“I was for a bit. Actually I’ve been part of a few armies. But they get tiresome. I prefer working freelance. But what are you doing out here?” 

I filled my sister in on what was going on. She only stopped me a few times.

“Chaedi, as in the daughter of Baron Ildroun? Oh, Ozzie you idiot. She used to babysit me, you know. Well, I guess that was before your time. Maybe she thought she was just babysitting you as well!” 

“Yes, very droll. Thank you for that.”

“I don’t understand. So you were courting her. How is that a banishment offense?” 

“Ah, it was more or less how our love was discovered. You see, her mother found me sleeping in her bed.”

“Oh, Ozzie you idiot.”

“You’ve already said that.”

“Some things bear repeating. So Baroness Ildroun discovers a half-elf is—courting—her daughter, but that could have worked out. Mother and the Baroness have often discussed joining our houses. I think if I had been a male she would have married us off to one another. You would have done just as well.”

“Your mother would have had to recognize me as legitimate.”

“Ah. Yeah, But what about ——, surely he stood up for you?”

“Who?”

“——. Father? Osmorn, what’s going on? You keep blanking out.”

“Are you perchance saying the name of our shared paternal parent?”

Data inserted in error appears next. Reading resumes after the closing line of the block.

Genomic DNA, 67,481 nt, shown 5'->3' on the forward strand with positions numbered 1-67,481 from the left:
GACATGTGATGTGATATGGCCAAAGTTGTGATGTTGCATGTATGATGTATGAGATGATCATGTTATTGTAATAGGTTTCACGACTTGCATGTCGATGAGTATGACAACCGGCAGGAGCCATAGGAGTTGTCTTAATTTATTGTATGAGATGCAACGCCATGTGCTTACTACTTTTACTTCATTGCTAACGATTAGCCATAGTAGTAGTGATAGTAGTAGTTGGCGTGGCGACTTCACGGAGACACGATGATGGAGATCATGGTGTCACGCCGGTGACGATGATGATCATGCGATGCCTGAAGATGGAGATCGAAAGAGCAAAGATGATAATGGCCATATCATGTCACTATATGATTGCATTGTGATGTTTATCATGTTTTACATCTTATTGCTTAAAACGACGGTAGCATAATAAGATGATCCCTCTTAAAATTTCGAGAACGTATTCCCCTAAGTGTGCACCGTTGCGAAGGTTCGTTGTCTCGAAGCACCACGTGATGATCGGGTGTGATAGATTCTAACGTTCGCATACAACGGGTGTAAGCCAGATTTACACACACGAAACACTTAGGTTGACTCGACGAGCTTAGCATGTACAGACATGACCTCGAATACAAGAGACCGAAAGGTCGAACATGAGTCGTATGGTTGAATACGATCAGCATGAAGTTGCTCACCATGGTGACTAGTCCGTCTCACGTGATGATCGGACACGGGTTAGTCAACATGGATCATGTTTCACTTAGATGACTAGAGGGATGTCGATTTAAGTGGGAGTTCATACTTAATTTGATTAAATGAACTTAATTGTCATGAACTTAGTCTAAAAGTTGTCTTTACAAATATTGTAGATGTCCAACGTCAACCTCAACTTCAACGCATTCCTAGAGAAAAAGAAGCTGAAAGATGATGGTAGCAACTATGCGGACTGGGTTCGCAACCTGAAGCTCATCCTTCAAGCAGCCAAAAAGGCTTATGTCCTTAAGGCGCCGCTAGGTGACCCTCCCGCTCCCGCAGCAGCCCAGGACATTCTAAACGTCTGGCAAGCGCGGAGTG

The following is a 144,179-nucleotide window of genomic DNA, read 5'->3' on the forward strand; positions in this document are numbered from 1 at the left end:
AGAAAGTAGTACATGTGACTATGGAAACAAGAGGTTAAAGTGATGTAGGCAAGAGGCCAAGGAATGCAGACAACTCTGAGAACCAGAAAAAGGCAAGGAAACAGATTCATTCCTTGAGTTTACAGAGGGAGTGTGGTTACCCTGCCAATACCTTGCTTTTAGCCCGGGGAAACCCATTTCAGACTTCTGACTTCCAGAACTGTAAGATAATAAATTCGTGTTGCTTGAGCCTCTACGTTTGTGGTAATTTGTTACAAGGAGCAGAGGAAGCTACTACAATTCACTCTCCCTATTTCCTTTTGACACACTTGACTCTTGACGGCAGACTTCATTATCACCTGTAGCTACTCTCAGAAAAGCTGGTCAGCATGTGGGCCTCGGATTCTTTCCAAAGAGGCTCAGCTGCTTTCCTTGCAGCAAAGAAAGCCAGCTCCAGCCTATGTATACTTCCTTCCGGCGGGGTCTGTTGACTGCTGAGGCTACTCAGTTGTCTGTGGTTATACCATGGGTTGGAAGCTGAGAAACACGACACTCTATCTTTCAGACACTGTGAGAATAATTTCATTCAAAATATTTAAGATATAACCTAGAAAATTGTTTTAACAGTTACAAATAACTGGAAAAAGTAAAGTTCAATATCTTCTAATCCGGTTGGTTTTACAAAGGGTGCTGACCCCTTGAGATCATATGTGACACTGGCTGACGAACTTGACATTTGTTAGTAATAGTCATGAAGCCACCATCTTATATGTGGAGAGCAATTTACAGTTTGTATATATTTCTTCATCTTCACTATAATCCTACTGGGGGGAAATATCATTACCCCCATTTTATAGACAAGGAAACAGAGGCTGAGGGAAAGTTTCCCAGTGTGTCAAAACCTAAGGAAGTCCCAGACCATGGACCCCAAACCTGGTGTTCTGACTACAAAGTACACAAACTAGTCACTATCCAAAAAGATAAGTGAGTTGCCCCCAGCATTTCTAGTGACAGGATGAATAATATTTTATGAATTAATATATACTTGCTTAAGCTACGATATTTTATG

“——,yes.”

“Oh that’s not good. You say I blank out when you say that? You see, the person you are naming had me enchanted so I can never speak, write, read, or hear his name.”

Andraste looked at me blankly for a moment, then her eyes widened. “Oh, Ozzie…you’ve got to get far, far from Rhys. If someone found out about that…”

“They could paralyze me.” I finished and she nodded. 

“For a half-elf you don’t do things by half measures, do you? You either quietly hang around our home, going entirely unnoticed, or you blow up the entire society of Rhys.”

“It wasn’t my choice! I didn’t decide to get banished and enchanted.” 

“But you did decide to…court…Chaedi Ildroun.”

I nodded. “I guess so. Anyway, moving on, to bigger and better things. You said you need me as a distraction.”

Andraste smiled. “Yes we do. I’d ask you to volunteer but apparently you’re a captive, so I’m just pressing you into service. Time-honored military tradition, that. But you won’t be fighting.”

“And what if I decide I don’t want to be part of your little murder-for-money scheme?”